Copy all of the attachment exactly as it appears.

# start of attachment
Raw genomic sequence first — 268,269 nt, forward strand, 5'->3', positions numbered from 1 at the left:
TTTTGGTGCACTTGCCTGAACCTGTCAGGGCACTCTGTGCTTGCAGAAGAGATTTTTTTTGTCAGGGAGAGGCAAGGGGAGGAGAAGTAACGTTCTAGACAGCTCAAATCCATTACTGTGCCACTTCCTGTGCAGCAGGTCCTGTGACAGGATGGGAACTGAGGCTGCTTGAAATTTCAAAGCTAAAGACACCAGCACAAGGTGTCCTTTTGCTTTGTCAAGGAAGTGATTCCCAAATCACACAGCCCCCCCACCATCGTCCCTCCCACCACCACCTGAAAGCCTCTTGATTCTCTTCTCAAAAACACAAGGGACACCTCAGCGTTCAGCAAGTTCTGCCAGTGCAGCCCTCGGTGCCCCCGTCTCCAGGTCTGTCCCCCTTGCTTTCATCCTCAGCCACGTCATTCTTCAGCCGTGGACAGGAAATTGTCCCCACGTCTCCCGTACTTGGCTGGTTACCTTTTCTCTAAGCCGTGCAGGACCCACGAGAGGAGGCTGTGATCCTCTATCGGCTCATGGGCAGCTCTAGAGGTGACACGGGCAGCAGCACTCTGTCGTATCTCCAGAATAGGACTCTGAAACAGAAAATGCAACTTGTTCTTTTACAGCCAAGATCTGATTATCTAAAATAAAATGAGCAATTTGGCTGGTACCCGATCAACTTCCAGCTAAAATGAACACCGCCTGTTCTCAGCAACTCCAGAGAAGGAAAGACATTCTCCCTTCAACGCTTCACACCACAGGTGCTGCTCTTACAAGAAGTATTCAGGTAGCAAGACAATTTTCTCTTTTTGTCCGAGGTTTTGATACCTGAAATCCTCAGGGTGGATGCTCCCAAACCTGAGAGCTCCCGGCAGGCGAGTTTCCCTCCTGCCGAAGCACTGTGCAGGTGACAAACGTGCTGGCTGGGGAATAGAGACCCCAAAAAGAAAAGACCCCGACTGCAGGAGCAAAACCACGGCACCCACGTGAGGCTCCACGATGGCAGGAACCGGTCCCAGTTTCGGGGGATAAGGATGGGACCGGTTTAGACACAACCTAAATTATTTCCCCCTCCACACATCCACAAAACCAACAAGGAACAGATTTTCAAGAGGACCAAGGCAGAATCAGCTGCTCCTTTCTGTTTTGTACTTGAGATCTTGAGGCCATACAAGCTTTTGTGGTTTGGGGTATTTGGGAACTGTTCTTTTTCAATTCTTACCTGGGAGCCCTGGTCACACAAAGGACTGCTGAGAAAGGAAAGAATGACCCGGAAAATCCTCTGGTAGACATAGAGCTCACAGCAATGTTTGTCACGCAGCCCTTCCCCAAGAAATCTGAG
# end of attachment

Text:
Raw genomic sequence first — 268,269 nt, forward strand, 5'->3', positions numbered from 1 at the left:
TTTTGGTGCACTTGCCTGAACCTGTCAGGGCACTCTGTGCTTGCAGAAGAGATTTTTTTTGTCAGGGAGAGGCAAGGGGAGGAGAAGTAACGTTCTAGACAGCTCAAATCCATTACTGTGCCACTTCCTGTGCAGCAGGTCCTGTGACAGGATGGGAACTGAGGCTGCTTGAAATTTCAAAGCTAAAGACACCAGCACAAGGTGTCCTTTTGCTTTGTCAAGGAAGTGATTCCCAAATCACACAGCCCCCCCACCATCGTCCCTCCCACCACCACCTGAAAGCCTCTTGATTCTCTTCTCAAAAACACAAGGGACACCTCAGCGTTCAGCAAGTTCTGCCAGTGCAGCCCTCGGTGCCCCCGTCTCCAGGTCTGTCCCCCTTGCTTTCATCCTCAGCCACGTCATTCTTCAGCCGTGGACAGGAAATTGTCCCCACGTCTCCCGTACTTGGCTGGTTACCTTTTCTCTAAGCCGTGCAGGACCCACGAGAGGAGGCTGTGATCCTCTATCGGCTCATGGGCAGCTCTAGAGGTGACACGGGCAGCAGCACTCTGTCGTATCTCCAGAATAGGACTCTGAAACAGAAAATGCAACTTGTTCTTTTACAGCCAAGATCTGATTATCTAAAATAAAATGAGCAATTTGGCTGGTACCCGATCAACTTCCAGCTAAAATGAACACCGCCTGTTCTCAGCAACTCCAGAGAAGGAAAGACATTCTCCCTTCAACGCTTCACACCACAGGTGCTGCTCTTACAAGAAGTATTCAGGTAGCAAGACAATTTTCTCTTTTTGTCCGAGGTTTTGATACCTGAAATCCTCAGGGTGGATGCTCCCAAACCTGAGAGCTCCCGGCAGGCGAGTTTCCCTCCTGCCGAAGCACTGTGCAGGTGACAAACGTGCTGGCTGGGGAATAGAGACCCCAAAAAGAAAAGACCCCGACTGCAGGAGCAAAACCACGGCACCCACGTGAGGCTCCACGATGGCAGGAACCGGTCCCAGTTTCGGGGGATAAGGATGGGACCGGTTTAGACACAACCTAAATTATTTCCCCCTCCACACATCCACAAAACCAACAAGGAACAGATTTTCAAGAGGACCAAGGCAGAATCAGCTGCTCCTTTCTGTTTTGTACTTGAGATCTTGAGGCCATACAAGCTTTTGTGGTTTGGGGTATTTGGGAACTGTTCTTTTTCAATTCTTACCTGGGAGCCCTGGTCACACAAAGGACTGCTGAGAAAGGAAAGAATGACCCGGAAAATCCTCTGGTAGACATAGAGCTCACAGCAATGTTTGTCACGCAGCCCTTCCCCAAGAAATCTGAG